Since the end of the war, The Washington Post has launched a full-scale attack against the Bush administration and the evidence supporting its war in Iraq.
On Sunday, Aug. 10, the paper reported in a nearly 6,000-word cover piece by staff writers Barton Gellman and Walter Pincus: “President Bush, Vice President Cheney and their subordinates-in public and behind the scenes-made allegations depicting Iraq’s nuclear-weapons program as more active, more certain and more imminent in its threat than the data they had would support.”
“On occasion,” the two wrote, “the administration advocates withheld evidence that did not conform to their views. The White House seldom corrected misstatements or acknowledged loss of confidence in information upon which it had previously relied.”
Whatever one’s position on the war, it was the most involved-and, in many ways, the most nettlesome-report for the administration to date, and a guidepost in the ongoing op-ed dispute over the war.
While certainly an earth-rattling, policy-dictating piece on its own merits, the nuclear-evidence tome also marked a kind of capping-off point for the period in which The Post has outrun The New York Times and others, setting the national agenda on both the rebuilding of Iraq and the search for weapons of mass destruction at a time when those two storylines promise to greatly shape the character of the forthcoming national election.
In short, The Post is hot.
“I hate to sound like an old fart,” incoming Columbia University Graduate School of Journalism dean Nicholas Lemann said. “But this was the strategy that [former executive editor] Ben Bradlee devised and bore fruit, most famously during Watergate. Bradlee was, when Howell Raines was still in short pants, flooding the zone and doing it with great success. It’s The Post ‘s way of being in the world with The New York Times .”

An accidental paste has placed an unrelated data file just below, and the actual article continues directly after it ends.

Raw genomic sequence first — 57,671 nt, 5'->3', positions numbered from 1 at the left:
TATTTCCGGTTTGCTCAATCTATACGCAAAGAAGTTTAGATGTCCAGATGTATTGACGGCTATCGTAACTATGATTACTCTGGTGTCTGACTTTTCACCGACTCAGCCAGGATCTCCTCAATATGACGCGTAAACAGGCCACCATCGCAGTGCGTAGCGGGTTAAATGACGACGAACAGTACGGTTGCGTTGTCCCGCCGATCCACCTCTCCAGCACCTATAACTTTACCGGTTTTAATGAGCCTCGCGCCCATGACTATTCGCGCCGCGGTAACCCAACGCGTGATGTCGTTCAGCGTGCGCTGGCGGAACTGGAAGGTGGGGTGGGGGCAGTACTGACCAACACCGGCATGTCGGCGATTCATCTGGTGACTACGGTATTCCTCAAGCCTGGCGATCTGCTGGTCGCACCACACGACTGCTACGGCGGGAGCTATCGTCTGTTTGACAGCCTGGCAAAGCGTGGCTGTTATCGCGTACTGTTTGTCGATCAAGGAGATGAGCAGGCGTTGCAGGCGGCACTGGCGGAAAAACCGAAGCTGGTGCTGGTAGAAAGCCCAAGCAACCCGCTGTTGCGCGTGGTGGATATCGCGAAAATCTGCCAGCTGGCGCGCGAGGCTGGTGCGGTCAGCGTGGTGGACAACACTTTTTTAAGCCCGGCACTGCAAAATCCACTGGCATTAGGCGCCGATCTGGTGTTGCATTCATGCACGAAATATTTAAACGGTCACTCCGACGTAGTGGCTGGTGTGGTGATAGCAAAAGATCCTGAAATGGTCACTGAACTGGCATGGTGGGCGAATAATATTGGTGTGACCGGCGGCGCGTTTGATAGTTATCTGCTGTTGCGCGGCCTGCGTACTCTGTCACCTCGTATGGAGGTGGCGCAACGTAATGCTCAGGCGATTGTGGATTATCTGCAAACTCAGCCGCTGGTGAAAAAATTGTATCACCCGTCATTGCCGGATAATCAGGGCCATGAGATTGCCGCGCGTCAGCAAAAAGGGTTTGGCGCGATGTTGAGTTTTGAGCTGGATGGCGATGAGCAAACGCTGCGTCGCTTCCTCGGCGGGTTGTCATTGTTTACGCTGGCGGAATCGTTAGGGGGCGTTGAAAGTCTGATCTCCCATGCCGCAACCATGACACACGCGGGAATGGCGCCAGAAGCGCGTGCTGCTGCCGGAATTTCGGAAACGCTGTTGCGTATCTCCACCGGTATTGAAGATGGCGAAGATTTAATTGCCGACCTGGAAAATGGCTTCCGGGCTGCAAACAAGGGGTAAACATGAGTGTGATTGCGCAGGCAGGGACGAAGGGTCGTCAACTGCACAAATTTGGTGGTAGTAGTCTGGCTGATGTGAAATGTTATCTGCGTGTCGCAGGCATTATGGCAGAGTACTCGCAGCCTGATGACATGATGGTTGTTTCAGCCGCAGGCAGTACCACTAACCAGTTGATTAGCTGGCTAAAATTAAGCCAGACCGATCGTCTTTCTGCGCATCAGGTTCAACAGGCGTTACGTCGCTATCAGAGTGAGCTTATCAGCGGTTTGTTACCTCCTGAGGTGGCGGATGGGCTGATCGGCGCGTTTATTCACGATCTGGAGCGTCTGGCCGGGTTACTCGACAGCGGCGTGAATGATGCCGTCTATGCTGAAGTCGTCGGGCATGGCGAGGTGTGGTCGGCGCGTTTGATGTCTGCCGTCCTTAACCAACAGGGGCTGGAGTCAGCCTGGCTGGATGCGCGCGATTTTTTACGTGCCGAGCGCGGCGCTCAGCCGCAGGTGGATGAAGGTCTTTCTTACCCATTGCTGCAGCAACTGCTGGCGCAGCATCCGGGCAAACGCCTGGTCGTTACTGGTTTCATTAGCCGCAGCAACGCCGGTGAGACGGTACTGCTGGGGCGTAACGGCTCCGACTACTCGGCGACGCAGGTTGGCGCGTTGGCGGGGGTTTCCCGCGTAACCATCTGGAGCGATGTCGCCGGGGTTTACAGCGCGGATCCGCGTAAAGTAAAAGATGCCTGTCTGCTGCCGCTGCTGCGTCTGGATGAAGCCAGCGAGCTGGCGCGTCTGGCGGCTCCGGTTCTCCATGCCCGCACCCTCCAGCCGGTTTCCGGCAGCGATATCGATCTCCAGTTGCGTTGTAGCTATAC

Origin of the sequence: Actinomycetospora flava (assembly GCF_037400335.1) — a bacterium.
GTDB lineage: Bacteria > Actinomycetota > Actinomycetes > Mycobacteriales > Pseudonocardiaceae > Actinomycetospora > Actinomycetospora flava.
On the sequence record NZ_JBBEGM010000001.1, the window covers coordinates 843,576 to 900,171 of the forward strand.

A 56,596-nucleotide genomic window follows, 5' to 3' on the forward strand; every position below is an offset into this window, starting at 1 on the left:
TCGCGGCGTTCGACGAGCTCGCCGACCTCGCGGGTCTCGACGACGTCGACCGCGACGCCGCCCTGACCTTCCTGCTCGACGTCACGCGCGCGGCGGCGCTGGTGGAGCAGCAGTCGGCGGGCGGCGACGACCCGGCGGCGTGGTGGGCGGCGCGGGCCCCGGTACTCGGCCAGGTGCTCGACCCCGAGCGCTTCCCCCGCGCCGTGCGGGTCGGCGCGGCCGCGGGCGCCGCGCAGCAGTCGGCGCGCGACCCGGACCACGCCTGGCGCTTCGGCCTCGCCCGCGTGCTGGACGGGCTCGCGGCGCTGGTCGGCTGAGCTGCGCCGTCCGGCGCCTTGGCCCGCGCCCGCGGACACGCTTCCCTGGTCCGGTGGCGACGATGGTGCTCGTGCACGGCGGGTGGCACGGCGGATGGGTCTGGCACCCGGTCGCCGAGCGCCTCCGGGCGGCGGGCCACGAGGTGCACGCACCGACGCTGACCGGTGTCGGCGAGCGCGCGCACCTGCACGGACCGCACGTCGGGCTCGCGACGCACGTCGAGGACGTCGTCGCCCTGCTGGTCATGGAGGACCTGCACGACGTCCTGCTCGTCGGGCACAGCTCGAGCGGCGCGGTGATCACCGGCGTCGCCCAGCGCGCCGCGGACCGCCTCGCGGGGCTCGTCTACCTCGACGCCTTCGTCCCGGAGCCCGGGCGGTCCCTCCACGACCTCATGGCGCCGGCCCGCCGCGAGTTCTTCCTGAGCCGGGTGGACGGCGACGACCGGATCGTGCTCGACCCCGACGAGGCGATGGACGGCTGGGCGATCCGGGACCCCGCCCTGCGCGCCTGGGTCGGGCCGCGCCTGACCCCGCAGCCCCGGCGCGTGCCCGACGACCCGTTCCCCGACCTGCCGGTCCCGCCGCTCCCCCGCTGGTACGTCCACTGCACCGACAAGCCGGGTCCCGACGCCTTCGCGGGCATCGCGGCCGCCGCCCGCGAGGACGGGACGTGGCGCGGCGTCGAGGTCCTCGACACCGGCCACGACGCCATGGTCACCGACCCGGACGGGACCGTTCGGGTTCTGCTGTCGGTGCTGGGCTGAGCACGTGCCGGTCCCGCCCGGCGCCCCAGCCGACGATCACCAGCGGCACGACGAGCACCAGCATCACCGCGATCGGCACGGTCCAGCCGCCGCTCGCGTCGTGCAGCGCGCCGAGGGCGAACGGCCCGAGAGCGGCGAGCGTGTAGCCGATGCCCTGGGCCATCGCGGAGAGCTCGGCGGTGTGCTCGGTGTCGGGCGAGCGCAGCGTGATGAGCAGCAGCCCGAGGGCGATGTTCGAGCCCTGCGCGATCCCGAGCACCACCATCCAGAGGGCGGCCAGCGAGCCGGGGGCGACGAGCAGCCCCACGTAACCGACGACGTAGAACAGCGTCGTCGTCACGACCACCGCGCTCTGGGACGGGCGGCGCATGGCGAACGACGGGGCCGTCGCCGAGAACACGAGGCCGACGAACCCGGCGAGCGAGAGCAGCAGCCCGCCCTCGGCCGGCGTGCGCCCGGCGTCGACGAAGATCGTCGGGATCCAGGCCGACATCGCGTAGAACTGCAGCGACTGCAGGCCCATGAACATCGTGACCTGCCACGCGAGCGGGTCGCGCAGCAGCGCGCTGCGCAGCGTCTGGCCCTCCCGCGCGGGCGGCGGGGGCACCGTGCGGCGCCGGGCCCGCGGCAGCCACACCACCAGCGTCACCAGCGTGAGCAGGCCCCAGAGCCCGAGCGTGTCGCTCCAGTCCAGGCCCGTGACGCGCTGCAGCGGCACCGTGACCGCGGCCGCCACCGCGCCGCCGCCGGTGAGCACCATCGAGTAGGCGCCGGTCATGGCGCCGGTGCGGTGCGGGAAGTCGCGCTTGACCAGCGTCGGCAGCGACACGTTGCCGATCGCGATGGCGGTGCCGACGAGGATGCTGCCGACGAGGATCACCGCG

“If you want to make a publication a must-read, you have to break news,” said David Von Drehle, a senior writer on The Post ‘s national staff, sounding very much like Mr. Raines. “You have to tell people stuff they’re going to find nowhere else. You can’t be interested in American politics, in the White House and foreign policy, and not read The Washington Post . It’s not an optional read right now.”
“What The Post tends to do is cede 95 percent and not compete, and take 5 percent and really go at them, which is a combination of work from the vaunted national desk and reporting on whatever is the super-big story of the moment, such as the war in Iraq,” Mr. Lemann said. “So they very often will beat The Times on individual stories.”
Post executive editor Len Downie said the paper began formulating its approach to the W.M.D. story while embeds were still dragging mess kits around training camps in Georgia: a heavy concentration of effort on a group of stories that would set the agenda for the coming election season.
“It really dates back to Powell’s speech in the U.N.,” Mr. Downie said. “If you look back at the way we covered it, we took the individual points and the individual assertions [Mr. Powell made] and did individual stories examining those assertions. Which included W.M.D. Which included nuclear-weapons capability. Which included ties to Al Qaeda, and looked at the pros and cons. And some of the same reporters have been following those lines of coverage ever since.”